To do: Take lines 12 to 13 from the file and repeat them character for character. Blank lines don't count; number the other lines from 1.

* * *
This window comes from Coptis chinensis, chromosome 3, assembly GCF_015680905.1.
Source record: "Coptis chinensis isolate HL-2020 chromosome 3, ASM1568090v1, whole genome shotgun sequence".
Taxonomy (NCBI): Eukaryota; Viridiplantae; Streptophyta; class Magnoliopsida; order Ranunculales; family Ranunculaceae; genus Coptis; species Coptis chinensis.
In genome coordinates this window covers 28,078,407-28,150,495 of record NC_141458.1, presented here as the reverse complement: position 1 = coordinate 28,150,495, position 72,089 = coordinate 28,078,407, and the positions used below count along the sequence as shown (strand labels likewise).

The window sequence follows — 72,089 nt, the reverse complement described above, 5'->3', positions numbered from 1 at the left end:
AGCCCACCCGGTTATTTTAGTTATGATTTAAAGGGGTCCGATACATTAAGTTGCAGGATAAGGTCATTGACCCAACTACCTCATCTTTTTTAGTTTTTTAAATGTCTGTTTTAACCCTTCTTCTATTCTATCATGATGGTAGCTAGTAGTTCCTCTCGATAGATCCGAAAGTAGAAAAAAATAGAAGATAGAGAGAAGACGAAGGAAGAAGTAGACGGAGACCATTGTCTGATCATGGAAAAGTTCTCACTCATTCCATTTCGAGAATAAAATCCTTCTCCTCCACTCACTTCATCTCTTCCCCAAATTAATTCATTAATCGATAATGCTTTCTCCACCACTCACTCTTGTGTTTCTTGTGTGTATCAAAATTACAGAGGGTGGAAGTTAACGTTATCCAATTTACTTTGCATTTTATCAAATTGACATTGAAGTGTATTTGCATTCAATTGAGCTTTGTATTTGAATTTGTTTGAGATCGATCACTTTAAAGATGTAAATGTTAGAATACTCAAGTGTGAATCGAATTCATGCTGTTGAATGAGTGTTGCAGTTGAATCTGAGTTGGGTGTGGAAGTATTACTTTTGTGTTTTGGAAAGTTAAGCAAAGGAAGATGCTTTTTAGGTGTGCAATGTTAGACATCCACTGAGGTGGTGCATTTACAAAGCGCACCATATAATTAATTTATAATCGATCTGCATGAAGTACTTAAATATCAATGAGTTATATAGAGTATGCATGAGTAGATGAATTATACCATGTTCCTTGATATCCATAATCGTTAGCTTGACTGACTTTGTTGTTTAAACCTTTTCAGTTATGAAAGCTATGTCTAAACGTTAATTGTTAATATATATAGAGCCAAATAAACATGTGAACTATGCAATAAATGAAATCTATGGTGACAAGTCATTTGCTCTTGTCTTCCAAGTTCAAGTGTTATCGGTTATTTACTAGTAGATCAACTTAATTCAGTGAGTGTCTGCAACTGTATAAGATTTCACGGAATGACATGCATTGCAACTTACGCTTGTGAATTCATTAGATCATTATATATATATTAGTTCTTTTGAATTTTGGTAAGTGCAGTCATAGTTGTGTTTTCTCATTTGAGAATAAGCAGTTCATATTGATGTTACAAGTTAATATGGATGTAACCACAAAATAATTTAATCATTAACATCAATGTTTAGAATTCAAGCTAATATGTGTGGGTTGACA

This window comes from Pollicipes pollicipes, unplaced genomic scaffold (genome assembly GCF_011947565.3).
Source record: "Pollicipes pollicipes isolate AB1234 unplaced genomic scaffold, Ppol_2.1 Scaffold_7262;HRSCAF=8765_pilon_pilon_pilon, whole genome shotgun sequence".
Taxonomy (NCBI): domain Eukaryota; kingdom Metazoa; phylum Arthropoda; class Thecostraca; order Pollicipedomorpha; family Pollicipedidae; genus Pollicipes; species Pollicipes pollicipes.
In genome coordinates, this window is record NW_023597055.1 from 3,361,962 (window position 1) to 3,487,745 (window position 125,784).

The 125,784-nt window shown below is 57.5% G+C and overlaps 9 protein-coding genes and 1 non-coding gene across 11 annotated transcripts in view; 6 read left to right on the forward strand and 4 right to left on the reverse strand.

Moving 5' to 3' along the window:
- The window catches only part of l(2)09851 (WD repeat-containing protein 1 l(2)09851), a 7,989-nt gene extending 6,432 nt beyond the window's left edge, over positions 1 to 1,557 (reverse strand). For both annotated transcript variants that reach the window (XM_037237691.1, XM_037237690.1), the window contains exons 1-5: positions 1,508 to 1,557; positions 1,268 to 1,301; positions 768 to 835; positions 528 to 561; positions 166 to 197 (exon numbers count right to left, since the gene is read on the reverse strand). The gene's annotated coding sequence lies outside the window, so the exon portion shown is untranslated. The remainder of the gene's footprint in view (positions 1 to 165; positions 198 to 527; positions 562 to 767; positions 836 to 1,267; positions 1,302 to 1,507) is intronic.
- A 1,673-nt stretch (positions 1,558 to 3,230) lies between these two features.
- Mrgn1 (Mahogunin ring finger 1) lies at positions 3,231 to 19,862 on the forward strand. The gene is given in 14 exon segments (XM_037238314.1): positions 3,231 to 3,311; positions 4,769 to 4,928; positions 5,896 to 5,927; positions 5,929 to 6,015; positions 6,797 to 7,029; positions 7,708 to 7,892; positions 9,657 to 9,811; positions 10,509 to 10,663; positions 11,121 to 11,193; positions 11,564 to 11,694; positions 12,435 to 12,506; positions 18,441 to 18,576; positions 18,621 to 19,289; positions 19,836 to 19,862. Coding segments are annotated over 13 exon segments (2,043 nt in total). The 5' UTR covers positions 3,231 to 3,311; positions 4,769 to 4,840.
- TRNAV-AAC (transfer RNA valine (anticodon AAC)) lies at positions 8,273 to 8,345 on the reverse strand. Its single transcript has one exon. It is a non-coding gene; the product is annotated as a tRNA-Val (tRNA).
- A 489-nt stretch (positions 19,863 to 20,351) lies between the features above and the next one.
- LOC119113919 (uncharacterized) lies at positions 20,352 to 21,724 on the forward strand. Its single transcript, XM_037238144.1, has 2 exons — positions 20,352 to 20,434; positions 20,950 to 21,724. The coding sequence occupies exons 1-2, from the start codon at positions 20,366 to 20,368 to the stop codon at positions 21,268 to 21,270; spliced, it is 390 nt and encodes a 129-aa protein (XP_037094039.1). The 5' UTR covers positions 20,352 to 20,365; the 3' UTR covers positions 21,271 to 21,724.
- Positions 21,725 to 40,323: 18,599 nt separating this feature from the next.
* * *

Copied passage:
Moving 5' to 3' along the window:
- The window catches only part of l(2)09851 (WD repeat-containing protein 1 l(2)09851), a 7,989-nt gene extending 6,432 nt beyond the window's left edge, over positions 1 to 1,557 (reverse strand). For both annotated transcript variants that reach the window (XM_037237691.1, XM_037237690.1), the window contains exons 1-5: positions 1,508 to 1,557; positions 1,268 to 1,301; positions 768 to 835; positions 528 to 561; positions 166 to 197 (exon numbers count right to left, since the gene is read on the reverse strand). The gene's annotated coding sequence lies outside the window, so the exon portion shown is untranslated. The remainder of the gene's footprint in view (positions 1 to 165; positions 198 to 527; positions 562 to 767; positions 836 to 1,267; positions 1,302 to 1,507) is intronic.